Just because the afternoon sun is hot doesn’t mean you started the day in a t-shirt. In fact, chances are the morning was a tad chilly. If you’re out on the water all day, it’s nice to be able to shed some clothing as the day warms up, and thanks to buckled cargo straps on the bottom of the pack, you can secure a jacket or other item of clothing rolled up (you can also carry an extra rod tube using these straps). There are several attachment points at various locations on the pack for attaching things such as tippet spools, hemostats and such. It’s quite a versatile pack that will accommodate your needs nicely.
Some folks may prefer to wear the pack across their body like a sling, which can be done thanks to a shoulder strap that is easily removed. To demonstrate just how easy it is to remove the shoulder strap, I’ve included a time-lapse action sequence showing the shoulder strap on and 5 seconds later the shoulder strap off. It’s that easy.
I don’t carry a landing net with me unless I’m floating, but there have been times, when helping Marck land big fish, that I’d wished for a net. Problem is, with the waist packs I’ve owned previously, there was no way to feasibly carry a net. On that note, perhaps the best feature of the Nimbus Guide Pack is the integrated net slot. Very cool.
In my experience, all Fishpond products are exceptionally well-made and nicely designed. I’ve always considered their products to be high-end, and a bit pricey, but I also adhere to the philosophy that you get what you pay for. At $109.95 MSRP, you get a lot with the Nimbus Guide Pack.
And some lucky member of the Unaccomplished Angler nation is going to be on cloud nine when they get this pack for free by participating in forthcoming contest. If you don’t have your UA sticker yet, get one. You’ll need it to enter.
A while back I was struck by a certain resemblance between pop music fad Justin Bieber and a much younger Brad Pitt. I posted about it in an entry titled, Separated at Birth. My thought was to turn the idea into a series, whereby I would discover uncanny resemblances between fly fishing personalities and their more famous Hollywood counterparts (you’ll have to give me a little leeway with the whole Brad Pitt thing—he’s not exactly a fly fishing personality, although he did star in A River Runs Through It).
“Tom Chandler is, if nothing else…”
It hit me, like a brick upside the head:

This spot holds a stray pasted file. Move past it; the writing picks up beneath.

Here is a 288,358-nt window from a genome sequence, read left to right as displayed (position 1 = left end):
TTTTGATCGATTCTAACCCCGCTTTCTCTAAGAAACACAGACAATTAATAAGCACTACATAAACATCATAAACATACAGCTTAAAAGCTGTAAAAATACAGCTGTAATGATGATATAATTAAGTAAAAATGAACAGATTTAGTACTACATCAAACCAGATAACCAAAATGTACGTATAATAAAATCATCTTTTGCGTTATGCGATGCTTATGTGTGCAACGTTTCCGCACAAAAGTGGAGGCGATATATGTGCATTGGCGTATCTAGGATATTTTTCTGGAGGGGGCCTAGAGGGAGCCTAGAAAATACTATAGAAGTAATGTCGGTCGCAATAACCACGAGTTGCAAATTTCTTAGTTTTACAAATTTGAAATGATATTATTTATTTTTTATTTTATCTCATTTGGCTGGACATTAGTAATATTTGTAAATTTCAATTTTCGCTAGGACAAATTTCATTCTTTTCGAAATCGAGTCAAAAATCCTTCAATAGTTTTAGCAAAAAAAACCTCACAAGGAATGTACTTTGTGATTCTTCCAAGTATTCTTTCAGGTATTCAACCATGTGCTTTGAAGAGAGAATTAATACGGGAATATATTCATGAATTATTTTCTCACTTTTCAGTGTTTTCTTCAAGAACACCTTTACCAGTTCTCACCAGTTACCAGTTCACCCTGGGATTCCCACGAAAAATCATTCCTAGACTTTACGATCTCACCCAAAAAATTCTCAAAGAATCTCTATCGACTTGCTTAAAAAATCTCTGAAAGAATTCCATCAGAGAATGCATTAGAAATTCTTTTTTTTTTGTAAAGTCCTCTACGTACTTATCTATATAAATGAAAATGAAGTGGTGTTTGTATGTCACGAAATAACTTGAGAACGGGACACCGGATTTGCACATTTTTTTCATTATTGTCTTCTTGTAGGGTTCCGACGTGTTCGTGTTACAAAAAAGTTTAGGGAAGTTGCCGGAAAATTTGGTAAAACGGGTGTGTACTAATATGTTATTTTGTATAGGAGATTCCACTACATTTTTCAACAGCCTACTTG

Tom Chandler is, if nothing else, Robin William’s much younger identical brother. And word has it they’re both fly fishermen.
Last year I dropped a subtle hint for the fly fishing industry to rally around Clint Eastwood, to lobby him to make a film that would unite and revitalize the industry. The industry was down in numbers of participants, which translates to lost revenue for those who make a living in one aspect of fly fishing or another. Fewer people fishing means fewer licenses being sold and less money for conservation programs. And we’re no better off today than we were at this same time a year ago. The blog entry in question, Fly Fishing Needs Dirty Harry, put the UA on the map, and subsequently put me into retirement. But after giving it some thought I refused to be a quitter and climbed back on the horse. Be that good or bad, here I am. But this isn’t about me.
It’s about fly fishing. It’s about America.
You don’t need the Unaccomplished Angler to tell you that Clint Eastwood moves people. Just look at his recent Superbowl commercial (can we even say that word–Superbowl? I think it’s trademarked, or something). Admittedly, I watch the Superbowl for the ads, and in most years the ads are pretty darn entertaining. This year they seemed rather lackluster, save for Chrysler’s spot which featured a gravelly-voiced Eastwood declaring, “It’s halftime in America.” Essentially Clint told us to pull ourselves up by the bootstraps and kick some ass. He growled at us to set aside differences, do what’s right and act as one. In 30 seconds, he united America and solved our economic woes.
This ad just proves what I suggested last year: Eastwood is the perfect choice to bring fly fishing together, to unite us for the better of all. If he can solve the economic problems facing America, he can sure as hell fix what ails fly fishing.
I hate to say I told you so, but if industry leaders had listened to me, it might well have been a different ad that aired during halftime of the Superbowl: instead of Chrysler, it could easily have been a fly fishing industry conglomerate speaking as one voice through Eastwood. While that didn’t happen, all is not lost–there’s still something that can be done to insure that fly fishing makes a comeback. My call to action last year may have fallen on deaf ears, but the industry can still listen to Clint. And you can listen to Clint HERE.
America needs Dirty Harry. And so still does fly fishing. Once again I am stating my plea to industry leaders: call everyone together for a round table. Get everyone in the same room, sit down, and unite as one voice. And let that voice tell Clint Eastwood that he is needed. Just one movie–to move us–to bring us toward salvation.
(Thanks to Sean Sanders over at Up The Poudre, for providing the title for this “movie”)